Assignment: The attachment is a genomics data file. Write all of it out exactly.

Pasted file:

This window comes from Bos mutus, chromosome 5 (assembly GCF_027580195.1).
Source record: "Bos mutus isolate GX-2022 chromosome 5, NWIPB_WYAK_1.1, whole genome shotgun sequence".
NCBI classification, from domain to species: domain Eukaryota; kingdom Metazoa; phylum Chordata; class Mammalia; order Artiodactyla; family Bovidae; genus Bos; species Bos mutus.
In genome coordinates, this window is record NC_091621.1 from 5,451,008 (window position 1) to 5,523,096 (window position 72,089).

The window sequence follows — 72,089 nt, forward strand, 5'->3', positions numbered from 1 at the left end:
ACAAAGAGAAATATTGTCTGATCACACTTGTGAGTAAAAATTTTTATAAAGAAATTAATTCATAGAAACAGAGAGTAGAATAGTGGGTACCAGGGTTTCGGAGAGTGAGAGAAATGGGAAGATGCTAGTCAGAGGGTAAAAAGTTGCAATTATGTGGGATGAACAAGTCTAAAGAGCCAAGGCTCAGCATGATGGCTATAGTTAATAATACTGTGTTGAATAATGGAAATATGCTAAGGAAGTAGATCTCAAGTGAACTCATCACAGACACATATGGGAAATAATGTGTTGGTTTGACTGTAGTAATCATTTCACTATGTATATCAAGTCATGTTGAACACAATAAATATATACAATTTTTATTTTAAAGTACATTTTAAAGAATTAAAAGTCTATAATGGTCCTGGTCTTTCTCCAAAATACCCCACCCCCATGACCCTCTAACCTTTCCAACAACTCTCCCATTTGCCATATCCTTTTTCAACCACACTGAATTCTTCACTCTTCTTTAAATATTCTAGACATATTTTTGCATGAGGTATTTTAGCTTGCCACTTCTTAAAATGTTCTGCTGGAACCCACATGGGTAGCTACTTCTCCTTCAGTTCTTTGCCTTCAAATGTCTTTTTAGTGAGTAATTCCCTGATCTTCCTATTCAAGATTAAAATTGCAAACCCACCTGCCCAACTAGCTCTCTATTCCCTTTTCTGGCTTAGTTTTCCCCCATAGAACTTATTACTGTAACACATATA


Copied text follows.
This window comes from Bos mutus, chromosome 5 (assembly GCF_027580195.1).
Source record: "Bos mutus isolate GX-2022 chromosome 5, NWIPB_WYAK_1.1, whole genome shotgun sequence".
NCBI classification, from domain to species: domain Eukaryota; kingdom Metazoa; phylum Chordata; class Mammalia; order Artiodactyla; family Bovidae; genus Bos; species Bos mutus.
In genome coordinates, this window is record NC_091621.1 from 5,451,008 (window position 1) to 5,523,096 (window position 72,089).

The window sequence follows — 72,089 nt, forward strand, 5'->3', positions numbered from 1 at the left end:
ACAAAGAGAAATATTGTCTGATCACACTTGTGAGTAAAAATTTTTATAAAGAAATTAATTCATAGAAACAGAGAGTAGAATAGTGGGTACCAGGGTTTCGGAGAGTGAGAGAAATGGGAAGATGCTAGTCAGAGGGTAAAAAGTTGCAATTATGTGGGATGAACAAGTCTAAAGAGCCAAGGCTCAGCATGATGGCTATAGTTAATAATACTGTGTTGAATAATGGAAATATGCTAAGGAAGTAGATCTCAAGTGAACTCATCACAGACACATATGGGAAATAATGTGTTGGTTTGACTGTAGTAATCATTTCACTATGTATATCAAGTCATGTTGAACACAATAAATATATACAATTTTTATTTTAAAGTACATTTTAAAGAATTAAAAGTCTATAATGGTCCTGGTCTTTCTCCAAAATACCCCACCCCCATGACCCTCTAACCTTTCCAACAACTCTCCCATTTGCCATATCCTTTTTCAACCACACTGAATTCTTCACTCTTCTTTAAATATTCTAGACATATTTTTGCATGAGGTATTTTAGCTTGCCACTTCTTAAAATGTTCTGCTGGAACCCACATGGGTAGCTACTTCTCCTTCAGTTCTTTGCCTTCAAATGTCTTTTTAGTGAGTAATTCCCTGATCTTCCTATTCAAGATTAAAATTGCAAACCCACCTGCCCAACTAGCTCTCTATTCCCTTTTCTGGCTTAGTTTTCCCCCATAGAACTTATTACTGTAACACATATA